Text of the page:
Amy Pascal, the longtime co-chairman at Sony Pictures, will step down from the job she's held for roughly 15 years to launch her own production company, the studio announced in a release on Thursday.
The decision comes two months after Sony Pictures suffered a massive and unprecedented hack that plunged the studio into a month of embarrassing and damaging stories, especially for Pascal. The ordeal reached a climax of sorts when Sony pulled The Interview from movie theaters after the group that claimed responsibility for the hack issued a threat against theaters showing the movie. The Interview was eventually released in a limited number of theaters, and received a far more lucrative digital release on many VOD platforms — but it could still take years before the film could see any substantial profits for Sony.
The hacking scandal was a true nightmare for Pascal, who faced a level of intense scrutiny — including from the White House — that most studio chiefs never face. In a statement to the press regarding her decision to leave the position, however, Pascal noted that she had been discussing it with her fellow co-chair Michael Lynton "for quite some time," and that, after finalizing Sony's slate for the next two years, "it felt like the right time to transition into this new role." The news of Pascal's departure from her long-held position at Sony came a day after a Vanity Fair story was published, detailing how "devastating" the hack was for her. However, the piece concluded with the following statement: "Pascal does not act as if she’s going anyplace anytime soon."
In the Sony press release, Pascal said, “I have spent almost my entire professional life at Sony Pictures and I am energized to be starting this new chapter based at the company I call home." Her new company, which will focus on film, television, and theater, will be based at Sony's Culver City, California, campus.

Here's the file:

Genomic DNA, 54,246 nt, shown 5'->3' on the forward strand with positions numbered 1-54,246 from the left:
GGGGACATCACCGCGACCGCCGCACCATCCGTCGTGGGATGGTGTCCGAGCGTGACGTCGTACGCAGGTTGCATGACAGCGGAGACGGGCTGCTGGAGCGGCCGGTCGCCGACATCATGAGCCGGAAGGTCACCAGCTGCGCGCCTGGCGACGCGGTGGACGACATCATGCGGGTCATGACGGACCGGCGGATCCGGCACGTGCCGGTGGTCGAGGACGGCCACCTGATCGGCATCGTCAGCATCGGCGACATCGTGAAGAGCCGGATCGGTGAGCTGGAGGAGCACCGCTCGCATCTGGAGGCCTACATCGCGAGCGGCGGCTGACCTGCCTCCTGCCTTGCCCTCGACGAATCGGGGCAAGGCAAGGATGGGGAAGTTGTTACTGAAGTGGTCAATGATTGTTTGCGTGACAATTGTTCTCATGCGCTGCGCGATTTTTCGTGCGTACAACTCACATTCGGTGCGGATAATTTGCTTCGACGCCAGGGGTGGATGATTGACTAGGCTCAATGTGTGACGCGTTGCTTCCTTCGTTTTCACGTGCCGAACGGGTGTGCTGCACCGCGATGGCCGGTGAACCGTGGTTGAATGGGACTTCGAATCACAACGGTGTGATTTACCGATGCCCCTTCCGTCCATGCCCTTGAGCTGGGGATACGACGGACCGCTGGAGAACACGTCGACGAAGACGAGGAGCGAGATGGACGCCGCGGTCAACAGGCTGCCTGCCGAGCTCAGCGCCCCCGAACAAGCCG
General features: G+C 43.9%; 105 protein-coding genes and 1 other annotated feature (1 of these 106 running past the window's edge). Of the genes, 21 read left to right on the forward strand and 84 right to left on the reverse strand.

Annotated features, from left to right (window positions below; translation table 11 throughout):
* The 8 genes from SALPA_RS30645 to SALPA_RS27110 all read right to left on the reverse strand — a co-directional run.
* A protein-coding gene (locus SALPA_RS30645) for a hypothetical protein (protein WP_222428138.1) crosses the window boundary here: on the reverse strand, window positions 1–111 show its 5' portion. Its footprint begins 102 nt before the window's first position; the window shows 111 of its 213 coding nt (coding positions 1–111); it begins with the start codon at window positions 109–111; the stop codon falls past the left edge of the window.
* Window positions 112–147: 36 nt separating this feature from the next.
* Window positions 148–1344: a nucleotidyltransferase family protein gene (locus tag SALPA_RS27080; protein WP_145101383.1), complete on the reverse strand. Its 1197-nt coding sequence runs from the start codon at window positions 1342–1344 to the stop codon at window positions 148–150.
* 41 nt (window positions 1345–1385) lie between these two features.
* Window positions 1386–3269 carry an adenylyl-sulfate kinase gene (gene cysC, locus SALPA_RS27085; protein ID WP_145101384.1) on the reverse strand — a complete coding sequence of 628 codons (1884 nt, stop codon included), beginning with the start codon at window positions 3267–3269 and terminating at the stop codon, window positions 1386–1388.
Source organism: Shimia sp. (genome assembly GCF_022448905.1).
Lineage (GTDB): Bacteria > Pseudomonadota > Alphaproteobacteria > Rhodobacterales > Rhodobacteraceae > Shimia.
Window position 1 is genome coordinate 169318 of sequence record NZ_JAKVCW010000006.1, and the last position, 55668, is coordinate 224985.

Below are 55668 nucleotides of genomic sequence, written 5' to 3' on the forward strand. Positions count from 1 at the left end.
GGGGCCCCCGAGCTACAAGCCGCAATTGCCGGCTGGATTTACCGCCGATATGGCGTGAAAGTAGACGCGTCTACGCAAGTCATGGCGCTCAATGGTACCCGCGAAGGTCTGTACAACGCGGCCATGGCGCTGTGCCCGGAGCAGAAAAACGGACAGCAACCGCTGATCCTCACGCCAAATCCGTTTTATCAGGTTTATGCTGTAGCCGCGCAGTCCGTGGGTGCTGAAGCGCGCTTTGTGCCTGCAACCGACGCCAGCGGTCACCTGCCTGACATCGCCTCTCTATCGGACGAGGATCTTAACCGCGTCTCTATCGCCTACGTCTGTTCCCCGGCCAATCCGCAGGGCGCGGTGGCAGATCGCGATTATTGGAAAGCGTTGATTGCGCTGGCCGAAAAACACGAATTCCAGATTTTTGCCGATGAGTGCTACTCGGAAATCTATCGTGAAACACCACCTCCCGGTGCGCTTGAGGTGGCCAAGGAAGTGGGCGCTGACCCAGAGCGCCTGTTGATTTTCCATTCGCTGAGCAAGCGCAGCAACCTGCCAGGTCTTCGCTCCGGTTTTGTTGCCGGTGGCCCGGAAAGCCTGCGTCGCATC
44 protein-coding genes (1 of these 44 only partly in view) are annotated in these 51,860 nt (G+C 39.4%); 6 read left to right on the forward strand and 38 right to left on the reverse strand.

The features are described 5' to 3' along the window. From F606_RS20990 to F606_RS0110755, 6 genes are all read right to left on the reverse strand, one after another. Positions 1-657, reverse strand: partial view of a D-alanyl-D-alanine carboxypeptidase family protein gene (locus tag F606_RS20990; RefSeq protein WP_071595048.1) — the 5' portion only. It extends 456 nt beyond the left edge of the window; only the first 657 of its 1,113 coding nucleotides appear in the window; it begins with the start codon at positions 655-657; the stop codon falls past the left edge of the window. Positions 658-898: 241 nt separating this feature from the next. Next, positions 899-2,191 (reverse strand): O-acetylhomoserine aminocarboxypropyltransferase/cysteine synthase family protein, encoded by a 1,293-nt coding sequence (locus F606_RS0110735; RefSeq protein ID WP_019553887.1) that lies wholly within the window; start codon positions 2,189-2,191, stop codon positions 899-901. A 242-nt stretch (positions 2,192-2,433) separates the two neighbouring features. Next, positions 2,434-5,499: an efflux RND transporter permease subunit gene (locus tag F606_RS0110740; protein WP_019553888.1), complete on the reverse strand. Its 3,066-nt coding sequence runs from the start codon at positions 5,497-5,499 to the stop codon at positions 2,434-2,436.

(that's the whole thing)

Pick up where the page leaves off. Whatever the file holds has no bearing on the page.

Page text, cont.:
Pascal will transition to her new company beginning in May.
Sony Pictures Entertainment Chairman and CEO Michael Lynton announced that Tom Rothman, the head of TriStar and the former longtime co-leader of 20th Century Fox, will replace Amy Pascal as the new Chairman of SPE's Motion Picture Group.
In a statement, Lynton said, "Tom has had an extraordinary career and we are thrilled to have him run the Motion Picture Group. Tom's creativity, strong talent relationships and track record of enduring films and commercial success are unparalleled in this industry and exactly what we are looking for to grow our film business. Having run Fox Filmed Entertainment during a time of great successes and growth for that studio, and then producing at TriStar here at SPE, Tom knows this business inside and out like few others do."
Lynton will continue as chairman and CEO of SPE with Rothman, who will report to Lynton, overseeing the Motion Picture Group specifically. In a release, Sony said "Rothman will work with Amy Pascal to ensure a smooth and orderly transition into his new role."
"I am grateful for and humbled by the opportunity to lead the Motion Picture Group,” said Rothman in a statement. "I have had the pleasure of working closely with the exceptionally talented teams at SPE for the past year, and I am excited to build on those relationships in this new role. I want to thank Michael and Amy for their support ever since I came to the lot with TriStar. I am thrilled at this rare opportunity to lead the Motion Picture Group at such an exciting and transformative time for the studio."